And I become a lot more resolute.

And then I listen to a poem such as the one written and recited here by Roger Bonair-Agard and I smile. Because where there is life, there is hope. And where there is breath, there is life. And so far, we're still breathing.


Sunday, December 02, 2007

The Connections Between Then and Now

Much more often than I can bear sometimes, a White person will kick off one of the standard scripts on race with the line, "I'm really tired of hearing all about the history of slavery. I never owned any slaves. My father never owned any slaves. Why do Black people keep using history as an excuse not to go on with their lives?" Or some other similar more or less developed rendition of this thought. It's so common that I feel my brain immediately shift over, lock onto the file of standard addressals, and put my mouth in gear to respond. It's not history that's making African-Americans crazy, I say, it's the present (duh!) By the time we finish, they seem to have gotten it without a meltdown, but I have learned that sometimes they have and sometimes, by twenty minutes later, White Supremacy being what it is, they've lost it again. Frustrating.

Anyway, this is crunch time in an already overwhelming semester, but I've been walking around with a headful of thoughts lately on how neatly history connects to the present. Here are a few of those:

1) Eric Stoller hosted the newest Erase Racism Blog Carnival here. It's all about White Supremacy and much of it focuses on Thanksgiving, which was a wonderful idea considering the fact that most folks in the U.S. still "celebrate" that holiday without a backward glance at what it ultimately meant to the indigenous people who made the first feast possible. Eric's choice of topic inspired me to write my own post about Thanksgiving by the day itself.

2) Yesterday marked the anniversary of two important historical events: Rosa Parks' refusal to give up her seat on the bus in 1955 and Abraham Lincoln's State of the Union address in 1862. I see them connected, of course. Lincoln's address is what took the Civil War from being about State's Rights to being about slavery, though the only reason Lincoln took it in this direction was because he was trying to win the war and preserve the nation as one cohesive whole. He had emancipated the slaves in the seceeded states just 10 weeks before so that African-Americans could legally join the Union forces and take up arms against their former "masters." And he only did this because northern White men were becoming seriously disinterested in fighting the war themselves, at least partly because most of them didn't mind slavery all that much, if at all. Lincoln was smelling defeat, so he clutched at a straw, saying: "In giving freedom to the slave, we ensure freedom to the free... We shall nobly save, or meanly lose, the last, best hope of earth." Thus, he enlisted (literally) the aid of nearly two hundred thousand former slaves to put a finish to the war -- and they did. But, while this released them from the bonds of legal slavery, it did not institute either justice or parity for U.S. citizens of color. So Rosa Parks, nearly one hundred years later, still had to plan and implement a personal self-destruction of her individual right to privacy, employment, or peace by challenging the practice of keeping African-Americans "in their place." The final irony: both events, while defining moments in their respective ages and successful in their immediate results, have only changed the surface of our social milieu, leaving it to us to dig up the roots of racial oppression in the United States and free ourselves -- finally -- from the toxic poison that still and maybe even more effectively threatens our nation's survival yet.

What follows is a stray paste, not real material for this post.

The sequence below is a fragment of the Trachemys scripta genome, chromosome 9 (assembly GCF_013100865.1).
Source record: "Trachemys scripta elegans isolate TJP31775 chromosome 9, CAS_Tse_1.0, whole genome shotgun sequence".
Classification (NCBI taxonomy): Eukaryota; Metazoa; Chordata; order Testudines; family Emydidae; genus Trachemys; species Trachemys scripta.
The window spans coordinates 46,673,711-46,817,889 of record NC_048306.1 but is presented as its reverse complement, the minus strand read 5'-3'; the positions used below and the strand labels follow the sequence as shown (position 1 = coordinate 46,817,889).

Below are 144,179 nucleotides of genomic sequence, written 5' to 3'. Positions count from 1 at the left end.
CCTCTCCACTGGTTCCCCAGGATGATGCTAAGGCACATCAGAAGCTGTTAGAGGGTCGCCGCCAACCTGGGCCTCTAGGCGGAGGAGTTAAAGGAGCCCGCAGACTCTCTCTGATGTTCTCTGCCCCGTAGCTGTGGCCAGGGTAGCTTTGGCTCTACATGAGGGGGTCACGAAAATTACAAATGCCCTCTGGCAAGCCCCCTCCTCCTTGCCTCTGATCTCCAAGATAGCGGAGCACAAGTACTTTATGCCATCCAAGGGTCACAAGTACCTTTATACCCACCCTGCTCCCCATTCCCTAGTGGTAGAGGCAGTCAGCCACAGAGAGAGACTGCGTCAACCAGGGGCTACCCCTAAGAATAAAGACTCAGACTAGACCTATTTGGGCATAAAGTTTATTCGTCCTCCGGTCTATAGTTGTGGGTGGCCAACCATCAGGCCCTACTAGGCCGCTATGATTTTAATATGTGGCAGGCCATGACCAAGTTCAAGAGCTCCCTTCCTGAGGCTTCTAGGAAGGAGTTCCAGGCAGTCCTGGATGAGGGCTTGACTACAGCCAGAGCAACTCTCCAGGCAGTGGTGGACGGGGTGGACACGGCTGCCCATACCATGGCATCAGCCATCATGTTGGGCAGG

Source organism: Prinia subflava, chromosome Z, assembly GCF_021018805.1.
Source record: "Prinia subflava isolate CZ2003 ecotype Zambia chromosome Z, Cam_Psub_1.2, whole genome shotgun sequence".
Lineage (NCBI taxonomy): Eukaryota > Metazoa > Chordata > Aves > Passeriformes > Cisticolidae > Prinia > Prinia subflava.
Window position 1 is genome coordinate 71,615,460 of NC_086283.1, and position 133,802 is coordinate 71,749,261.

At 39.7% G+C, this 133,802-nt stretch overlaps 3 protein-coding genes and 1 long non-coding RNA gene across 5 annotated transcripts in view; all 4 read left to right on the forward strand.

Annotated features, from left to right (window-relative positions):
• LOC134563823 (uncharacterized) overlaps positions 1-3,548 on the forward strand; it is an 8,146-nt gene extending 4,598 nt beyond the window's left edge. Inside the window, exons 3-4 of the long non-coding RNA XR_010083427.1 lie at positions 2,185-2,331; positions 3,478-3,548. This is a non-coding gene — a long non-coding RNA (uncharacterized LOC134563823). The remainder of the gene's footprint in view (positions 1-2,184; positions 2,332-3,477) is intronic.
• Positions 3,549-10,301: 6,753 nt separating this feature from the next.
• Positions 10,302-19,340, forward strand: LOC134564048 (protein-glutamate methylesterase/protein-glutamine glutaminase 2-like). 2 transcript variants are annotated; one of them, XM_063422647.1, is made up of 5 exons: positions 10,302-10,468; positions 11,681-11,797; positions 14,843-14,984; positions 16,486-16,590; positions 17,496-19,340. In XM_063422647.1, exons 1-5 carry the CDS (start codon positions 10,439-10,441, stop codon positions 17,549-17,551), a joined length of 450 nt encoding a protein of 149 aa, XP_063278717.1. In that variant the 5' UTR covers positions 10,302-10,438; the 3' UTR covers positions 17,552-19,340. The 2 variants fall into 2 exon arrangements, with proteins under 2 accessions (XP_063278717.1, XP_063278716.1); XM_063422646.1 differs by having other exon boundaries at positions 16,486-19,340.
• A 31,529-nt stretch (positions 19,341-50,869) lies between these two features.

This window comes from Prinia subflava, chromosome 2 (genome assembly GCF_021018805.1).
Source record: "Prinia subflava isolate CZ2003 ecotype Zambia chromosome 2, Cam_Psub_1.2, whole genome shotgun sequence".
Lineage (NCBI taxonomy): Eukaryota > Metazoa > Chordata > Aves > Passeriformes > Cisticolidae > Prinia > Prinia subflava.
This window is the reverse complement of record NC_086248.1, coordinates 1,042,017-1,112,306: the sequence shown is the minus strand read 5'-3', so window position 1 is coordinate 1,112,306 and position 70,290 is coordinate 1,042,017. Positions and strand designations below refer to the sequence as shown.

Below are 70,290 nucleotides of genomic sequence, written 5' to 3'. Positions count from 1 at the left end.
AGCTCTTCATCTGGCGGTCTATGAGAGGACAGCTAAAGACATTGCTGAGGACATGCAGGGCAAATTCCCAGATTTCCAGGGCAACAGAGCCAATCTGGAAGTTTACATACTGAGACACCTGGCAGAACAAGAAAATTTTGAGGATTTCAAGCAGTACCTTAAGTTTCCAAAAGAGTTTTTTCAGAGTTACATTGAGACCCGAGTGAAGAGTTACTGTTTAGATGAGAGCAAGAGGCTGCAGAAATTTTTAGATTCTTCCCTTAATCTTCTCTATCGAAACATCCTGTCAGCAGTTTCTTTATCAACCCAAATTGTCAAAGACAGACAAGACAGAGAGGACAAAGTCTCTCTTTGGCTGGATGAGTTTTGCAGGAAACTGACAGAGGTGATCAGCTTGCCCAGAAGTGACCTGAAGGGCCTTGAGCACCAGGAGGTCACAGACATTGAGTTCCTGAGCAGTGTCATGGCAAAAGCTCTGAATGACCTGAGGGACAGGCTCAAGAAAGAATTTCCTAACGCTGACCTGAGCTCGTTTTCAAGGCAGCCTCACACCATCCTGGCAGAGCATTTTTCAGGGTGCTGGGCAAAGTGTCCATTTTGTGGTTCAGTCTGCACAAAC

3) For those who need more "proof" that Lincoln did not lay slavery to rest in all its manifestations, Kirshan Murphy over at Nubian Waves relates a story that will leave you staring at the floor.

4) Last, but far from least, a few days ago, I was reminded that forty years ago this week, Martin Luther King, Jr., called for a Poor People's Campaign against those whose interests require the continued oppression of all who work to make this country rich without being allowed to share fully in that abundance. An example of what he was saying: "...There are millions of poor people in this country who have very little, or even nothing, to lose. If they can be helped to take action together, they will do so with a freedom and a power that will be a new and unsettling force in our complacent national life..." It's most interesting to note that King was a major power player in the civil rights movement for more than four years prior to this new evolution, but the minute he started talking about poor Whites and poor Blacks organizing themselves as one unit in their collective interests, it took only four months for some individual (acting entirely alone, of course) to kill him. Catch just a whiff of the power that was on the move in this video clip. Can't help but wonder if that kind of power could be lurking just under the surface if poor people today would pick up the thread of Martin Luther King, Jr.'s last thought...